Darling Downs grain grower, Peter Bach, reckons his new CLAAS LEXION 750 with TERRA TRAC is the best combine harvester he’s ever driven. Given that the 31-year-old has clocked up an impressive 8000 hours as a professional driver in both Australia and North America, it’s an impressive endorsement indeed. Peter grows more than 1200 hectares of sorghum, corn, mungbeans, wheat and barley across several properties in the Bongeen and Pittsworth districts.
Home base is the 240 ha irrigated property, ‘Kurilda’, purchased in 2001. Peter, who is recognised as an emerging leader in the Queensland grain industry, has steadily introduced an intensive, zero-till cropping program over the past seven years.
“We are in good country here and we have to get the most out of it,” he says. “Every acre is sown to summer crops each year and we do a lot of double cropping if the opportunity is there. This country is too valuable to leave unproductive. If we could pull a planter behind the header, we would.”
Accompanying this has been the introduction of a controlled traffic program based on a 40’ interval, necessitating a complete revamp of his machinery pool.
Key equipment includes a 16-row Kinze planter with 30” row spacing, a 40’ Morris contour drill and 12,000 L Simplicity airseeder with 15” row spacing and an Agco SpraCoupe with an 80’ boom. “Combined with improved stubble management, controlled traffic has been an expensive process, but the benefits are definitely worth it,” he says. “We are getting on our property probably a week earlier after rain.”
Pride of the fleet is his LEXION 750 with TERRA TRAC, delivered in September last year. With its enormous capacity and revolutionary tracked undercarriage, the machine is recognised as one of the world’s most productive combine harvesters. “Dad and I had been talking about a new combine since 2010,” Peter says. “He’s a dyed-in-the-wool New Holland man but I was attracted to the CLAAS LEXION because of its tracks. The local dealer in Dalby organised a demonstration for us two years ago and it towered over what we were using in terms of capacity and the ride.”
All four models in the LEXION 700 series feature the unique HYBRID separation and threshing technology that has made CLAAS the world leader on the harvesting stage. An accelerated pre-separation system separates up to 30 per cent of the grain before it even reaches the concave and ensures even material flow without blockages or surges.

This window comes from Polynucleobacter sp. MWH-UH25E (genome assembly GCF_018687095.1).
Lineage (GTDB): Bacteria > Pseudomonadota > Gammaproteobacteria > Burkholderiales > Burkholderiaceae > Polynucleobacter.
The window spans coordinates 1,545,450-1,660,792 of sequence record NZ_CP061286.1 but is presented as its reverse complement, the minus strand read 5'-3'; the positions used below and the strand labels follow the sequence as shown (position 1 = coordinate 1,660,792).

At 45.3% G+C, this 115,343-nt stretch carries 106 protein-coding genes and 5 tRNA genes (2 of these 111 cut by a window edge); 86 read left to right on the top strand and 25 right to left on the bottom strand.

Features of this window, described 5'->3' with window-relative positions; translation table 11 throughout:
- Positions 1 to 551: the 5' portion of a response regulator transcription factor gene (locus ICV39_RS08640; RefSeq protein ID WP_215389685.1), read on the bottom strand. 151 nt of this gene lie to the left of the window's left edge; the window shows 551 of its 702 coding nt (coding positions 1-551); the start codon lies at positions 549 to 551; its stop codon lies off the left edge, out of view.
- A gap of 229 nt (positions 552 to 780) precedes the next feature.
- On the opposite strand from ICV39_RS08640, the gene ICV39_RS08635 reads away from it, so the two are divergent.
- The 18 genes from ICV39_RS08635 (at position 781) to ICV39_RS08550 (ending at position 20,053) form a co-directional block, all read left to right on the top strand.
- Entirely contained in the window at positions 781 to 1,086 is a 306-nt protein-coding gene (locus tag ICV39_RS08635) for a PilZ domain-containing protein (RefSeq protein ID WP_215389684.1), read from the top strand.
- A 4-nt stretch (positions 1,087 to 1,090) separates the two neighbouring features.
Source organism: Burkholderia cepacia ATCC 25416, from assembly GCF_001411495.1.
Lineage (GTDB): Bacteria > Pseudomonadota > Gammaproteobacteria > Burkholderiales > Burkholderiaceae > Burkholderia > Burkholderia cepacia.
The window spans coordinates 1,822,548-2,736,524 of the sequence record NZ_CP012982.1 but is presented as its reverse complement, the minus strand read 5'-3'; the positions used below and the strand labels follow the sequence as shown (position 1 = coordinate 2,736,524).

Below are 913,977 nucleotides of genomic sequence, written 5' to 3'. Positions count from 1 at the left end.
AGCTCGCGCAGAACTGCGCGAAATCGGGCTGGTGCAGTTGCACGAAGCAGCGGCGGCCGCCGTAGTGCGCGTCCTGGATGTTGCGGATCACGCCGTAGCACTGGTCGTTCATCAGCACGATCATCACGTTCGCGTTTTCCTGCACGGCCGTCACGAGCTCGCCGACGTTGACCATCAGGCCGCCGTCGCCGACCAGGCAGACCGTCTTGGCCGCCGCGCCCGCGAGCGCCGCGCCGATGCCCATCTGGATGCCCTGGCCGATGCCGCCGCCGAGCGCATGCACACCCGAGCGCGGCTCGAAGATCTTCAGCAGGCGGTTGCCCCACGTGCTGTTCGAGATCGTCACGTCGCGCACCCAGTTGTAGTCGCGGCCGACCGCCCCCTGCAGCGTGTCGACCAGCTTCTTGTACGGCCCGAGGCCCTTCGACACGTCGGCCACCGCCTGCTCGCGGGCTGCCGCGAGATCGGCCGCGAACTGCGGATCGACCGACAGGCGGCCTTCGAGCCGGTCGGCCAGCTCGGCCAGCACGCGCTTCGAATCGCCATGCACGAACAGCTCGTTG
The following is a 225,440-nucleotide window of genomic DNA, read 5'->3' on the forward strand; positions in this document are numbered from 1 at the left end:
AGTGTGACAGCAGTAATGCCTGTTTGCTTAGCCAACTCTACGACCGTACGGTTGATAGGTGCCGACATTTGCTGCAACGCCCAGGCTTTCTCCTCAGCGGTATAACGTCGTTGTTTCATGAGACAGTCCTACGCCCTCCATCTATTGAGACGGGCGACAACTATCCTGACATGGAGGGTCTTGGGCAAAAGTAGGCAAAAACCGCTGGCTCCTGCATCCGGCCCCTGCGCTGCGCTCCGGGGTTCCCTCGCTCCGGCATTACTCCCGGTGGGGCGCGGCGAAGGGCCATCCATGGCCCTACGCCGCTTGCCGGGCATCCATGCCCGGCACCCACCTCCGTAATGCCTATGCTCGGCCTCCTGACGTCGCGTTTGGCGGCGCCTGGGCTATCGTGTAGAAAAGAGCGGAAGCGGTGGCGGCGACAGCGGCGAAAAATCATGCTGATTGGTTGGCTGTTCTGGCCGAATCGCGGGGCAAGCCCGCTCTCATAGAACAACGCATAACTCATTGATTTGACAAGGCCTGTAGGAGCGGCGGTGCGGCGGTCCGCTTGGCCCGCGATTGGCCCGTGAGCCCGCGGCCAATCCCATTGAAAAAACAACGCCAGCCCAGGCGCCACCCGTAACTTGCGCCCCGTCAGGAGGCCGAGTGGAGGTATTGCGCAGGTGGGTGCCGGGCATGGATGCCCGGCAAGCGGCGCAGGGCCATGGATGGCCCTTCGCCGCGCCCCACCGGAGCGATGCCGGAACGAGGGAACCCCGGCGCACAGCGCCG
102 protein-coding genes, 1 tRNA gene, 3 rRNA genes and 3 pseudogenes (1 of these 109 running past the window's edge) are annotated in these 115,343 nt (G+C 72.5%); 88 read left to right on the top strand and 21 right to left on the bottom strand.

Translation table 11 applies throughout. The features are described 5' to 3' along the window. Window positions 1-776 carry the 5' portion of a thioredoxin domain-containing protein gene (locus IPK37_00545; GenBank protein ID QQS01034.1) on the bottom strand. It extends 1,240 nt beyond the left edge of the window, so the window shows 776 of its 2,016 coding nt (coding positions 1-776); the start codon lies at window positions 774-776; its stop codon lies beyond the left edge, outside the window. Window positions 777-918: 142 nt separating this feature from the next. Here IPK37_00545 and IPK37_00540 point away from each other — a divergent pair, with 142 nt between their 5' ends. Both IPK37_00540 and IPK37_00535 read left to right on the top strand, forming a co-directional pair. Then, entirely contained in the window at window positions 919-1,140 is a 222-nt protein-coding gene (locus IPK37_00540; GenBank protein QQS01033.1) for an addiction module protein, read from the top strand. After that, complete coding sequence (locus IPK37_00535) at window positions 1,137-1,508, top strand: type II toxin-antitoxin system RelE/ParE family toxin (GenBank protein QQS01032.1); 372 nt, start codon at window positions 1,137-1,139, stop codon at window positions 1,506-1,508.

The remaining material then passes through twin longitudinal rotors for optimal grain separation under all conditions. CLAAS is still the only manufacturer to offer both systems in the one machine. “I’ve clocked up about 350 hours over the past 12 months and this is easily the best combine harvester I have ever driven,” Peter says. “The things you can do with this machine surpass any other combine. There are so many adjustments, you can always find an option to get even more out of it. It has enormous capacity for its size, even in high yielding summer crops. What has blown me away is the quality of the sample even in really tough conditions. Harvesting crops at 20 per cent moisture does not faze it in the slightest.”
Peter is particularly impressed with the third-generation tracked undercarriage, which includes hydraulic suspension and automatic levelling. “The tracks can handle easily the 42’ draper front and 16-row corn front we are running, which weigh four or five tonnes apiece,” he says. “They help to reduce our risk because we can go faster and get our crops off earlier. Alternatively, we get back into wet paddocks much earlier than we could with a wheeled combine. In general, the tracks allow us to go at least two km/hour faster which means I can cover more acres every hour.”
Peter also rates the 40 km/hour road speed and narrow transport width of 3.5 metres highly. “Everything about the LEXION is fast and efficient,” he says. “I am running this place pretty much by myself so time is important to me. My overriding goal is to reduce the number of hours I have to spend sitting in a tractor or header so I can get on with other jobs. Everything costs money and one of the biggest costs is labour. It’s one thing to keep people in jobs but the real challenge is finding them in the first place.”